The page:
Balancing act

Richmond City Council designs a new budget that places a 50 cent-per-pack tax on cigarettes, increases funding for schools and expands bus service while giving city employees a 3 percent raise

Jeremy M. Lazarus | 5/3/2019, 6 a.m.
An exhausted City Council completed work Monday on a new 2019-20 spending plan for Richmond that calls for a 3.6 ...

An exhausted City Council completed work Monday on a new 2019-20 spending plan for Richmond that calls for a 3.6 percent, or $26 million, increase in city spending and is balanced with the imposition of the city’s first tax on cigarettes — a 50 cent levy on each pack effective July 1— and a hike in utility rates.

Scrapping Mayor Levar M. Stoney’s request for a 9 cent increase in the tax on real estate that he stumped for and insisted was required to pay for his priorities, City Council, instead, pared about $11 million from his proposed spending blueprint while embracing virtually all of his priorities, including expanded funding for city schools and increased funding for GRTC to improve regular bus service.

In all, the council is proposing a $746.2 million budget, or about $3,258 for each of the nearly 229,000 city residents. That’s an increase of about $114 per person from the current $720 million 2018-19 budget. The mayor had proposed a $757.9 million spending plan, or $3,309 per person, based on expectations of a property tax increase.

“Yes, we completed our work and have a balanced budget, and that’s a good thing. But people have to realize we had to leave a lot of things out,” said 9th District City Councilman Michael J. Jones, a supporter of the mayor’s tax increase and the lone member to respond to a Free Press request for comment. “You get what you pay for. You can’t get something for nothing, and people have to understand that.”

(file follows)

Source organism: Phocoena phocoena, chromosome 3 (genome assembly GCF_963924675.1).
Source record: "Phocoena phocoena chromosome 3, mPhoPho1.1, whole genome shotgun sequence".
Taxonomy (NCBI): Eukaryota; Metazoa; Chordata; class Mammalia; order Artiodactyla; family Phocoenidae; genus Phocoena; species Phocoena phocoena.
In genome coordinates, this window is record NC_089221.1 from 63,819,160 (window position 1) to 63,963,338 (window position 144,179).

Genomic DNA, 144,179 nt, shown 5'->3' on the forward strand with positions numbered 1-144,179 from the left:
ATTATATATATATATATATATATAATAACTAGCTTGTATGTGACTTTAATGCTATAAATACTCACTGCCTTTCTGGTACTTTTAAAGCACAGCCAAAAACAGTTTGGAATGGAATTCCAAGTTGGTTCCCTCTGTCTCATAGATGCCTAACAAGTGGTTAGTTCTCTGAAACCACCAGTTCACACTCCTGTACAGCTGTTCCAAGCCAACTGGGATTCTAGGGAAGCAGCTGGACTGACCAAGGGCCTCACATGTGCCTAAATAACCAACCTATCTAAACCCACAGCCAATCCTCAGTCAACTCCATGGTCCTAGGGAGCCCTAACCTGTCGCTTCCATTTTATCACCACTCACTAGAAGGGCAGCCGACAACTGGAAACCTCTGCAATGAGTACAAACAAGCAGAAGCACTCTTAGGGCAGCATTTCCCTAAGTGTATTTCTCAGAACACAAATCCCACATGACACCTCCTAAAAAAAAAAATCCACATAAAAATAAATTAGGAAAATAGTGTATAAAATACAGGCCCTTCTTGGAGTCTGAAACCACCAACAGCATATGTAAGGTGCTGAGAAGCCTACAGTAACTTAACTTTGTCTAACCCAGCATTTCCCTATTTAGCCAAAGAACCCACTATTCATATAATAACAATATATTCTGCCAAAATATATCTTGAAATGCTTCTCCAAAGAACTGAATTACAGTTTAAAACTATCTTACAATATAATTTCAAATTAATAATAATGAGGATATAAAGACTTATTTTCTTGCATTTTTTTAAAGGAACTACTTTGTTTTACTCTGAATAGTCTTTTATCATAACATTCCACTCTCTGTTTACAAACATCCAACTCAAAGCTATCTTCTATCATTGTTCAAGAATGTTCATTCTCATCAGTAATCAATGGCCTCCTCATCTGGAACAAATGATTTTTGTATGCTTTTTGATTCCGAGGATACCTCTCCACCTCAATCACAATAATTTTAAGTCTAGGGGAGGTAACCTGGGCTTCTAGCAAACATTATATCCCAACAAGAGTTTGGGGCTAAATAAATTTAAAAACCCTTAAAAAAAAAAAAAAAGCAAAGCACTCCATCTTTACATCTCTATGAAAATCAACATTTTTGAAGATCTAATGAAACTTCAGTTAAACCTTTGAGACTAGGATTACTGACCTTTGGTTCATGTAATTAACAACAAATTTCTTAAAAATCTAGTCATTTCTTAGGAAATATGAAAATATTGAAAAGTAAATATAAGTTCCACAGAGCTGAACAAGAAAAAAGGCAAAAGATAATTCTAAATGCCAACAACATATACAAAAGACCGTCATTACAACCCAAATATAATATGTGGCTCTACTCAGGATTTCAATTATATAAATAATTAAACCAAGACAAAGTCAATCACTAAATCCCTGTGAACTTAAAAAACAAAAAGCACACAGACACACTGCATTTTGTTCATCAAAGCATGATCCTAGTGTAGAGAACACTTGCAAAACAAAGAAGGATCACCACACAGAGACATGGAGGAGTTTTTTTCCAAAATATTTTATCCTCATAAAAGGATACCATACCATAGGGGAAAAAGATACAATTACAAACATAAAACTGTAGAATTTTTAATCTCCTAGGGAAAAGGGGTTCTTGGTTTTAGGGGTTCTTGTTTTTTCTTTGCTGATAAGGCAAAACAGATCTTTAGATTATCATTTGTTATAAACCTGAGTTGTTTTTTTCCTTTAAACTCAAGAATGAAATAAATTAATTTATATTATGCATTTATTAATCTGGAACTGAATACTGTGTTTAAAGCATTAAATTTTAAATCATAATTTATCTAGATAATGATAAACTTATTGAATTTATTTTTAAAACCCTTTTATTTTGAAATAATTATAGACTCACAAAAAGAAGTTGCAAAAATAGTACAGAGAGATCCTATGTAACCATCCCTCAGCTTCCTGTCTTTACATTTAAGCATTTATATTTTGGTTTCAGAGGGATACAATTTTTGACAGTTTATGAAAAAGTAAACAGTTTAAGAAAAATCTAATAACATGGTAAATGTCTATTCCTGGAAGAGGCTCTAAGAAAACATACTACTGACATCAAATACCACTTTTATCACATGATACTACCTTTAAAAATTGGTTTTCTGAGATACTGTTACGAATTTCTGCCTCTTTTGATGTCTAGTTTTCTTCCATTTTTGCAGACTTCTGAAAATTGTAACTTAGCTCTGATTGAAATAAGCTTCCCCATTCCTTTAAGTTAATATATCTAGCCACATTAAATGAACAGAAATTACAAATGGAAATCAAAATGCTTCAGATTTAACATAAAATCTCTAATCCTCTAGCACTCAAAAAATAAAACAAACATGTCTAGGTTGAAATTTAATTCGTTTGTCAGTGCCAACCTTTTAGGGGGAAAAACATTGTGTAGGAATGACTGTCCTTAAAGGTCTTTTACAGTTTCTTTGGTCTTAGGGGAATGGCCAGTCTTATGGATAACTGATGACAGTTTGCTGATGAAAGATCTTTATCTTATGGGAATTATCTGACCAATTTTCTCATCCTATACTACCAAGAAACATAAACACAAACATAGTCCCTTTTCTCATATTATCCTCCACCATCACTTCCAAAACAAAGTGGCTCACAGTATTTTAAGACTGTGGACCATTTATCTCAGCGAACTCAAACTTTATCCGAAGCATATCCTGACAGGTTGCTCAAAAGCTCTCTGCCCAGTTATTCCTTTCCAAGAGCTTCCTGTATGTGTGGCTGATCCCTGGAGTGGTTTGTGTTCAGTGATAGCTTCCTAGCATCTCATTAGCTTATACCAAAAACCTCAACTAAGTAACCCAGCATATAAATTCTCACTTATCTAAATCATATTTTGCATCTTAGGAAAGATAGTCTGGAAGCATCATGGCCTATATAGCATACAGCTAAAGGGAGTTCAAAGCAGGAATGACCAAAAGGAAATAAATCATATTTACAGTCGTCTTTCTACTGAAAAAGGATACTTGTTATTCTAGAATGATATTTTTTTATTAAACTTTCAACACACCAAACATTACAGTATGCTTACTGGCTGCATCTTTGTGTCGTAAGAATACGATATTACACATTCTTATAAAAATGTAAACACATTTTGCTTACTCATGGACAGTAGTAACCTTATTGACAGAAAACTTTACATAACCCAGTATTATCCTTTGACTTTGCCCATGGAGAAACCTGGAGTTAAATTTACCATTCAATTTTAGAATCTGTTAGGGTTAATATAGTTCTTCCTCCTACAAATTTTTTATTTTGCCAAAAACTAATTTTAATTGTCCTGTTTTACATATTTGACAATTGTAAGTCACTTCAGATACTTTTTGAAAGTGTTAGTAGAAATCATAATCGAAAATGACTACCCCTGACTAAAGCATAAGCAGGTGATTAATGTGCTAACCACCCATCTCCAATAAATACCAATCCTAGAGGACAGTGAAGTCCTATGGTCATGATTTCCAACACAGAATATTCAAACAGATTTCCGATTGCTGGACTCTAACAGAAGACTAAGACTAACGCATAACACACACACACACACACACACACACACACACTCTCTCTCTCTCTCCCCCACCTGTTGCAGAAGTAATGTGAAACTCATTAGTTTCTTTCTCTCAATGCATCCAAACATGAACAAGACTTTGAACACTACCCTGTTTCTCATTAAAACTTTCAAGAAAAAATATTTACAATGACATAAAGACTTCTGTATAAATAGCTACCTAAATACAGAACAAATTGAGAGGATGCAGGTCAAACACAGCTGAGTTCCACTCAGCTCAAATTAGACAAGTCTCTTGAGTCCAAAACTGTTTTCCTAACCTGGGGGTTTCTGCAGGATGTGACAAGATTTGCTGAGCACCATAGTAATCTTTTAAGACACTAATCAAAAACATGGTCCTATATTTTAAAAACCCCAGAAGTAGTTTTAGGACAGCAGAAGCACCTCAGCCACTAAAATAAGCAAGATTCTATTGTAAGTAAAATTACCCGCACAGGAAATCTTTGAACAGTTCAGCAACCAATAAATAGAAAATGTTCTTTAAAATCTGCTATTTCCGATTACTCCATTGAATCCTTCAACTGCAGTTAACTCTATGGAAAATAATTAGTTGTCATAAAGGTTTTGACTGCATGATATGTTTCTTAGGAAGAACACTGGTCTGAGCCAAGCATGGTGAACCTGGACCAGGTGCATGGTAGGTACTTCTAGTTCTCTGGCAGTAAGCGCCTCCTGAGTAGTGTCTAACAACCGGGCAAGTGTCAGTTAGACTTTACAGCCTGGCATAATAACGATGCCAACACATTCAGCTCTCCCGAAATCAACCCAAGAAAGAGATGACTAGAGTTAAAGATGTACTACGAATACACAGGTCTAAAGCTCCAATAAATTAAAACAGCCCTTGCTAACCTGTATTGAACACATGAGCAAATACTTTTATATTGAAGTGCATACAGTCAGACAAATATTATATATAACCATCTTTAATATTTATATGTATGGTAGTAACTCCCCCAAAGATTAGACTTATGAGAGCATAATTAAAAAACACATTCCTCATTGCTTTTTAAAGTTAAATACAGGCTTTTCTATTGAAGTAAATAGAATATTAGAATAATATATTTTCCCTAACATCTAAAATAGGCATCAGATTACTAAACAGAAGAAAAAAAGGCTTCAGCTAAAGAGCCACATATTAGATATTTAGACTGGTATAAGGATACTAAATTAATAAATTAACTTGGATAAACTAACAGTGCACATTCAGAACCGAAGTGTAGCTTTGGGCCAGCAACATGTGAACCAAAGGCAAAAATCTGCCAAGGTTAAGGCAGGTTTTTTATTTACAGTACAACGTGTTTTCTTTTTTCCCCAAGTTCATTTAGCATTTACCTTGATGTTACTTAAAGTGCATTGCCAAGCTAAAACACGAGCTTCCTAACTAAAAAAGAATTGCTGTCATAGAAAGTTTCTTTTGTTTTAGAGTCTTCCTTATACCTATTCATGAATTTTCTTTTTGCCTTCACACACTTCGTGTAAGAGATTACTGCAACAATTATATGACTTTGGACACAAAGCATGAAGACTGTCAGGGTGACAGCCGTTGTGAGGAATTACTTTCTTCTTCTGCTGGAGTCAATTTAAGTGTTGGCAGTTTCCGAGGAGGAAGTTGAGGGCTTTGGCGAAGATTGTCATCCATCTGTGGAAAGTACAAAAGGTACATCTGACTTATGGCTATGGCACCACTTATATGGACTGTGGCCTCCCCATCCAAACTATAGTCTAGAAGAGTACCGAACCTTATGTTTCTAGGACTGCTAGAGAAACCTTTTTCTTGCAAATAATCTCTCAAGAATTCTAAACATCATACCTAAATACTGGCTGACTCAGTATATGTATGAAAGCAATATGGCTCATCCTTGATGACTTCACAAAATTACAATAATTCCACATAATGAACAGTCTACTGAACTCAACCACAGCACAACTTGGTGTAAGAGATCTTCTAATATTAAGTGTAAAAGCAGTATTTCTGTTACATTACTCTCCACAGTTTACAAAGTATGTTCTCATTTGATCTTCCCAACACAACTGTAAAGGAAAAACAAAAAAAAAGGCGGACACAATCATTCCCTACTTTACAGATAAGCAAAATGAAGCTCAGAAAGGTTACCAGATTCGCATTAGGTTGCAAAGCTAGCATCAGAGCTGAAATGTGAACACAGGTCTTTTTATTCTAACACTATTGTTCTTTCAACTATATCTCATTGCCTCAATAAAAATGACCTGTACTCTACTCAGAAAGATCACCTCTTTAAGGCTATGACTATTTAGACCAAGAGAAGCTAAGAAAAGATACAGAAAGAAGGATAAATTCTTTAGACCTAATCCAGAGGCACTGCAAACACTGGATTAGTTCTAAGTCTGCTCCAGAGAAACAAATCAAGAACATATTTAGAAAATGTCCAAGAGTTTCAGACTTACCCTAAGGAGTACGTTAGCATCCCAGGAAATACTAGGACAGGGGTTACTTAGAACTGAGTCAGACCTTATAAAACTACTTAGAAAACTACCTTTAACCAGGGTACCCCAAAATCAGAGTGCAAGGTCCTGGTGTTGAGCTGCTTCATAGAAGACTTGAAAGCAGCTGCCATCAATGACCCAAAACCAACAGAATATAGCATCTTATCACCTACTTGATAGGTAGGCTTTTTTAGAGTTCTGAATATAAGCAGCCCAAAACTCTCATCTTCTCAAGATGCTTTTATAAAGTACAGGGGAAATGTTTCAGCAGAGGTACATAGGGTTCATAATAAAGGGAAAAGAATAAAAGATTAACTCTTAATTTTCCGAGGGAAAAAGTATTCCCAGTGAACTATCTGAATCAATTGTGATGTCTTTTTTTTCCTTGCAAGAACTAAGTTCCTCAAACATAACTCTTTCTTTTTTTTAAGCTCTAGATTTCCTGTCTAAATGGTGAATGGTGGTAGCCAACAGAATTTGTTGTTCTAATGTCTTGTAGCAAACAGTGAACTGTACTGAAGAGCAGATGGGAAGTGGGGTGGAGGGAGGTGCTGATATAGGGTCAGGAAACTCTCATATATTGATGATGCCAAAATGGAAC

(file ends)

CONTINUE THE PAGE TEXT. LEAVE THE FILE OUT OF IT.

The council expects to introduce the amended budget ordinances on Monday, May 6, and take final action on Monday, May 13.

The council’s budget plan includes maintaining the current property tax rate of $1.20 per $100 of assessed value, a rate that has been in place for a decade and remains the lowest in city history.

The vote is actually perfunctory as the council is required to pass a schools budget and set the tax rate by May 15, meaning there would be no time to amend the proposal even if the members were so inclined.

Ignoring last week’s blowup that threatened his relationship with the council, along with his unsuccessful bid for a property tax increase, Mayor Stoney used Twitter to praise the council for reaching “a consensus to advance priorities in my budget.”

Topping the list is extra funding for Richmond Public Schools that seemed a distant prospect when the council began deliberations, despite lobbying by the School Board, Superintendent Jason Kamras and advocates who urged the governing body to find the money.

The council’s budget plan includes a nearly $18 million increase in operating funds for RPS, the biggest jump in years. About $6 million would cover the local share of raising teacher and staff pay and the remaining $11.7 million would pay for the Dreams4RPS educational upgrades Mr. Kamras has touted.

The council put the $11.7 million in a special fund that can be tapped only through requests from RPS and the city showing the programs and services on which each dollar will be spent, a requirement that five council members insisted upon.

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